By Luna Gong, April 2019
Zhipeng Lin, known better as 223, forgoes tradition and captures the contemporary state of modern China. His self-publication gains us a glimpse behind what is frequently referred to as the River Crab censorship. He marks his audience with an emotional, contiguous, bordering-hedonist tone with photographs capturing scenes of the young generation’s daily life: everything from feeding their dog to bouncing blow-up dolls at a party to scenes of couples copulating to a squirrel crossing the road. As seemingly random as many of these photographs seem, each clearly exposes the natural, unrestrained lifestyle of a liberated people in a screened society. Let’s talk to Zhipeng Lin about the motivations behind his works.
Luna: The name No.223 is derived from the "Chungking Express" directed by Kar-wai Wong, [A famous Chinese Director filmed <2046>, etc.] Why do you choose to make this your nickname? What influences do you see from Chungking Express and No.223 in your own work?
223: There was no significant reason for taking 223 as my own, it was only when I inadvertently saw Kar-wai Wong’s movie “Chungking Express” that I imagined that a name could be a number. That concept was extraordinary and fascinating, and now it has been used for 20 years.
Luna: Your work expresses the young generation's understanding of love, freedom, easygoing attitude towards life. After 5 years, 10 years, or even 20 years later, will you continue to use photography or other visual means to discuss and record topics such as sex, love, freedom, etc.?
223: I did not predict it. I wasn't pursuing a particular goal, so as long as these topics interest me, I will continue onwards. For at least 15 years, I have always liked shooting, and I enjoy discussing these topics. And changes in the future are very natural. Photography acts as a life record for me. Only once I pass, will my work be completed.
Luna: Many people think that your photographic work is avant-garde and only represents the perspective of the minority group. What is your view on such attitudes?
223: My lifestyle is really not a fashionable lifestyle. My photography reflects my personal life and my circle of friends. My friends are as passionate about writing, traveling, art, and passionate about life as I am.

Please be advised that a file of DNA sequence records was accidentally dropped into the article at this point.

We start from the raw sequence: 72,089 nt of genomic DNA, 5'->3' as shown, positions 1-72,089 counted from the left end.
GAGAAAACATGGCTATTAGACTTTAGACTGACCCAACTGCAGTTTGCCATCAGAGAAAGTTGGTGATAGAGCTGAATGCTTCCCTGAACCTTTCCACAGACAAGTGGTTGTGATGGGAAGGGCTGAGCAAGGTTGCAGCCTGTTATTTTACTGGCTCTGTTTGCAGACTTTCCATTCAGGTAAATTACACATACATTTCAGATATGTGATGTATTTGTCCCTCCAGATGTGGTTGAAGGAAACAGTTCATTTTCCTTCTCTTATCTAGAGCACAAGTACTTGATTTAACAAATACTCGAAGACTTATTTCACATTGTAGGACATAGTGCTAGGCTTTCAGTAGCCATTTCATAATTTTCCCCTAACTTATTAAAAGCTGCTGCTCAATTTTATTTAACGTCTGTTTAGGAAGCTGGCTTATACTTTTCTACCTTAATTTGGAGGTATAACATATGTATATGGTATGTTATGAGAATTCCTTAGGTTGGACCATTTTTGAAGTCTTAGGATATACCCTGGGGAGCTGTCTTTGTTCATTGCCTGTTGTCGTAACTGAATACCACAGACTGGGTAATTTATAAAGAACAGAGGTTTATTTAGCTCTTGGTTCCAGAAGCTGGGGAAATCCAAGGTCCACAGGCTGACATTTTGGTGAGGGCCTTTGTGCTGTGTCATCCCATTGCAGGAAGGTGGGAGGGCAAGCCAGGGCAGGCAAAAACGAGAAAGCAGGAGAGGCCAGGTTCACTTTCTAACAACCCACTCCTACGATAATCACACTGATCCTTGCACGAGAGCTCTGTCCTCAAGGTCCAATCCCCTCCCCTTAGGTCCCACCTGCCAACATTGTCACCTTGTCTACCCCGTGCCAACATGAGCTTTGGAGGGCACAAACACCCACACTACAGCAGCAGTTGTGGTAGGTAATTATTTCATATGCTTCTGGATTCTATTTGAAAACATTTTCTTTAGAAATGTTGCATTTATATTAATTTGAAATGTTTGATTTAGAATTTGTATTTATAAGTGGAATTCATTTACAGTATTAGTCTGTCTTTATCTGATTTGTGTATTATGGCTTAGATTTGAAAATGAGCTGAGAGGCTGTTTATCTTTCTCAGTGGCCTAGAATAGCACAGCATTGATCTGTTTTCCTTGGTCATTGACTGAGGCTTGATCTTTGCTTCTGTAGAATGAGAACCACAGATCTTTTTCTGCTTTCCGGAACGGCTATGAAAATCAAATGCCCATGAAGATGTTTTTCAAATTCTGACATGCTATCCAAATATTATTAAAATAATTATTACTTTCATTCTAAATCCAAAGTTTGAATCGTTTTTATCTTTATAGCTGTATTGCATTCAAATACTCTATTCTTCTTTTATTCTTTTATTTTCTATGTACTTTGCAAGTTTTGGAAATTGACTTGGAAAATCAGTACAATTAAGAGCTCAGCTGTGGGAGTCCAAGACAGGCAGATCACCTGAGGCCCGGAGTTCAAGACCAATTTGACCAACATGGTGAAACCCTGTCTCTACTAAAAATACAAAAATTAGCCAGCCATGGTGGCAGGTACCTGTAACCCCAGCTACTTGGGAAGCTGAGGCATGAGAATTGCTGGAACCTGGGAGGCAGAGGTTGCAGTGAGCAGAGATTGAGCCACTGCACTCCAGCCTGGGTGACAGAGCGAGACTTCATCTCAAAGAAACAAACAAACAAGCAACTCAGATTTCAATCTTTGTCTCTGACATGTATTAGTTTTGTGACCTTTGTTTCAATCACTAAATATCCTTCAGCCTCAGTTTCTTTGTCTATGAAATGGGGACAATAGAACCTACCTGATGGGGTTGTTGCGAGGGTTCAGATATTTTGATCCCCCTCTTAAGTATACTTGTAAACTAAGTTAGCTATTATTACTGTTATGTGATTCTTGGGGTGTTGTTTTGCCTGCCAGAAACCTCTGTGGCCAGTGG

Luna: What is your opinion on those who criticize your work as pornographic or indecent?
223: I don't reject anyone's critique. I hope that my work is an open-ended expression of thought. I see my work as social, and I have a dialogue with society through my work. Anyone's criticism is an interesting phenomenon for me, and I like the aspect of the observer. My work includes not only elements of body and sex, but also elements of travel, narrative, and daily life. I personally think that sex and the body are the things that must be done in life. I will not look at these things in a prying attitude. I believe this is a very normal thing, just like eating and sleeping, even though these are contrary to the mainstream view of China.
Luna: Although China's social consciousness is undergoing a transformation, the mainstream consciousness of the whole society is still conservative. What are your thoughts on the collision between mainstream consciousness and the bold & direct recording in youth, sex, the physicality of your work?
223: This kind of conflict is inevitable, and China's national conditions are like this, but these are not obstacles to my work. Although my work shows freedom and debauchery, it is not complete freedom. This freedom is subject to certain restrictions. However, what I am pursuing is absolute freedom. But no artist's work can achieve full independence.
Luna: Some of your work depicts scenes that you took while traveling, how do you feel the expression of these pieces connect to the rest of your work? In what ways do you think that traveling inspires you?